While speaking at a session of the WHO’s 34-member executive board, Ryan revealed that the figures vary between urban and rural areas. However, the high infection rate suggests that the “vast majority of the world remains at risk.”
He also warned that the pandemic would continue to evolve. However, he noted that the necessary tools to prevent transmission and save lives are available.
“Many deaths have been averted and many more lives can be protected,” Ryan pointed out, AP reported.
Ryan also noted that southeast Asia, Europe and the eastern Mediterranean were seeing increasing COVID-19 cases, while the situations in Africa and the Western Pacific were “rather more positive.” Generally, however, the world was “heading into a difficult period.”
“The disease continues to spread. It is on the rise in many parts of the world. Our current best estimates tell us that about 10 percent of the global population may have been infected by this virus.”
Although Ryan did not provide clarification on how that percentage was calculated, WHO spokesperson Dr. Margaret Harris said that the estimate was based on averages from antibody studies conducted around the world. She also noted that the virus has the “opportunity” to continue to spread if “we don’t take action to stop it.”
During his remarks, WHO Director-General Tedros Adhanom Ghebreyesus took on a positive tone, claiming that with strong leadership, the virus can be effectively contained.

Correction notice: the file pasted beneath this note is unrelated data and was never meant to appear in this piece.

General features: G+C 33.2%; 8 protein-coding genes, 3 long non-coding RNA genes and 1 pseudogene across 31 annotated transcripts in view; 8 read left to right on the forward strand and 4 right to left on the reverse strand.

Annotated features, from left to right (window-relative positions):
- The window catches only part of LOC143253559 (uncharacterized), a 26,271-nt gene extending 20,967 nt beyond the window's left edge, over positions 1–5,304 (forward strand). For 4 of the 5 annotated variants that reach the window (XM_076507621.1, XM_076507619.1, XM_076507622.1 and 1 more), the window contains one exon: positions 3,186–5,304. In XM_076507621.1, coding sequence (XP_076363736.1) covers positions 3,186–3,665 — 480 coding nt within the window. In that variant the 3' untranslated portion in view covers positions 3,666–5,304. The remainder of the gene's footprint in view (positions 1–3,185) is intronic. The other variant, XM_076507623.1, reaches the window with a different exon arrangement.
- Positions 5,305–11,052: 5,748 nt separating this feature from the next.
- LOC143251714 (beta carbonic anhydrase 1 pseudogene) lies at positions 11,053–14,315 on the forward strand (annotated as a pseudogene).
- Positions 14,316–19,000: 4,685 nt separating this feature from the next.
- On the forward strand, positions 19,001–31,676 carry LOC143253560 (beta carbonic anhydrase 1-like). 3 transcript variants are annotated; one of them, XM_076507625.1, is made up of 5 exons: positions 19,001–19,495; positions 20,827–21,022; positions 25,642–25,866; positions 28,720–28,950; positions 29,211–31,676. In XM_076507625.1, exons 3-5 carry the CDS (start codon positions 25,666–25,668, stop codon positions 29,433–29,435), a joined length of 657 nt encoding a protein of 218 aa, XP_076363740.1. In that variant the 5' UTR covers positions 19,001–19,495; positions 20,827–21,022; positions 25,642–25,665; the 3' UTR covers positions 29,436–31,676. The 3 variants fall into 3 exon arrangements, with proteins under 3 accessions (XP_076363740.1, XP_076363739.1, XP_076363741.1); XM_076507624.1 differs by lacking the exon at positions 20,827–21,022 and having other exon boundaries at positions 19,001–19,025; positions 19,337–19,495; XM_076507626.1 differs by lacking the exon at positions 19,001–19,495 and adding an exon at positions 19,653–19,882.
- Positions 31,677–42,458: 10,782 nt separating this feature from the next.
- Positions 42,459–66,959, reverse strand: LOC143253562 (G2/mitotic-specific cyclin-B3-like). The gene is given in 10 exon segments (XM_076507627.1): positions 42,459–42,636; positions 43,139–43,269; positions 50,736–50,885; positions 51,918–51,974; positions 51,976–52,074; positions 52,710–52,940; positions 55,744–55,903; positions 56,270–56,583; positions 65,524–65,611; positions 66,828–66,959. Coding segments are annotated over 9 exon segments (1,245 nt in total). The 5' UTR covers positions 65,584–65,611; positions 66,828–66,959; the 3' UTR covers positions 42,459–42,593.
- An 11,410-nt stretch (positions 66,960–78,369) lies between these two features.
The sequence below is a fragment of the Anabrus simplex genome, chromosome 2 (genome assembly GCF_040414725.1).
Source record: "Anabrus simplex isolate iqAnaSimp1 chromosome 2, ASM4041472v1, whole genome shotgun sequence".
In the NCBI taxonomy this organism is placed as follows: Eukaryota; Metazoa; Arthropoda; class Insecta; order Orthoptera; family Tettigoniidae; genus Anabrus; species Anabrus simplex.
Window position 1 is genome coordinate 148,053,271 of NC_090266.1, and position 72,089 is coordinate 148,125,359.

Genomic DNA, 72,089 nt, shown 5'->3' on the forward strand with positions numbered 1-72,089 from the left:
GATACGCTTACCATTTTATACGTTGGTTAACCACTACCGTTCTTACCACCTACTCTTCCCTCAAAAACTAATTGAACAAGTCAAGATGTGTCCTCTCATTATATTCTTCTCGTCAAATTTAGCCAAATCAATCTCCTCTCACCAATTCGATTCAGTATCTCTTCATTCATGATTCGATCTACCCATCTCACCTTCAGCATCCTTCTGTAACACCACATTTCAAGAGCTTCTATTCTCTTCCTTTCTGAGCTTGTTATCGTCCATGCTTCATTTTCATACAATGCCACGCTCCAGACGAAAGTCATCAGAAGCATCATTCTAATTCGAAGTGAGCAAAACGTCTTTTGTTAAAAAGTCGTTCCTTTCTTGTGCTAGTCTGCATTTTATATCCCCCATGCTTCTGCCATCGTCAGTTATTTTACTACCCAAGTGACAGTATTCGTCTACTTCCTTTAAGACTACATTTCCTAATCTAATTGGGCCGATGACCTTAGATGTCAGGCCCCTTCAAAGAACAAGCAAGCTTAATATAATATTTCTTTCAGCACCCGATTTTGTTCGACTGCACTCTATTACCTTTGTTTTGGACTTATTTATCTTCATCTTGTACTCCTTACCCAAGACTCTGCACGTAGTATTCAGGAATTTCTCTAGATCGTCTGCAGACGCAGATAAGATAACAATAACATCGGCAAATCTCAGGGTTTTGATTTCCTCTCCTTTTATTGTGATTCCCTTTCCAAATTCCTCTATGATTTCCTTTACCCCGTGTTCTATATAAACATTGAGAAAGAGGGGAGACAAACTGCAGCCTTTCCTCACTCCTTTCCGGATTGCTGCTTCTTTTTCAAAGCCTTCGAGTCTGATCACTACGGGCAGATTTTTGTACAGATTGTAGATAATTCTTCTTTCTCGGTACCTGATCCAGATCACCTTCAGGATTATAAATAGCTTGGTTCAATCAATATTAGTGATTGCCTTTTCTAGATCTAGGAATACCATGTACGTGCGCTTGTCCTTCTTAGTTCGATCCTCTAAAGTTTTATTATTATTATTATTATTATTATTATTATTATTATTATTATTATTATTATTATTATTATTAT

“What we have learned in every region of the world is that with strong leadership, clear and comprehensive strategies, consistent communication, and engaged, empowered and enabled population, it’s never too late ... Every situation can be turned around - and hard-won gains can be easily lost,” he said.
“The pandemic underlines the fundamental importance of investing in public health and primary health care,” Tedros added.
The latest data by Johns Hopkins University shows that there have been more than 35 million cases of the virus worldwide and more than 1 million deaths as a result. The countries with the highest numbers of cases are the US, India, Brazil, Russia, Colombia and Peru, in that order.
In the US alone, case numbers have increased in 33 states and Puerto Rico since late August, according to a tally by the Washington Post. Death tolls could continue to rise with flu season around the corner.
“I’m concerned we are going into the fall and ultimately the winter season, when the weather changes, [and] we are stuck at this baseline of 40,000 new infections every day,” Dr. Anthony Fauci, director of the National Institute of Allergy and Infectious Diseases, said in an interview Friday before it was revealed that US President Donald Trump and first lady Melania Trump had both contracted the respiratory illness, the Washington Post reported.
Russia is the first country in the world to have registered a vaccine against the virus. The country’s Sputnik V was developed by the Gamaleya Center and produced jointly with the Russian Direct Investment Fund.
Russia is also currently fast-tracking another COVID-19 vaccine being developed by Vector State Virology and Biotechnology Center, a former Soviet bioweapons research lab, the Wall Street Journal reported Monday. Russia’s health ministry is expected to approve the new vaccine as soon as mid-October.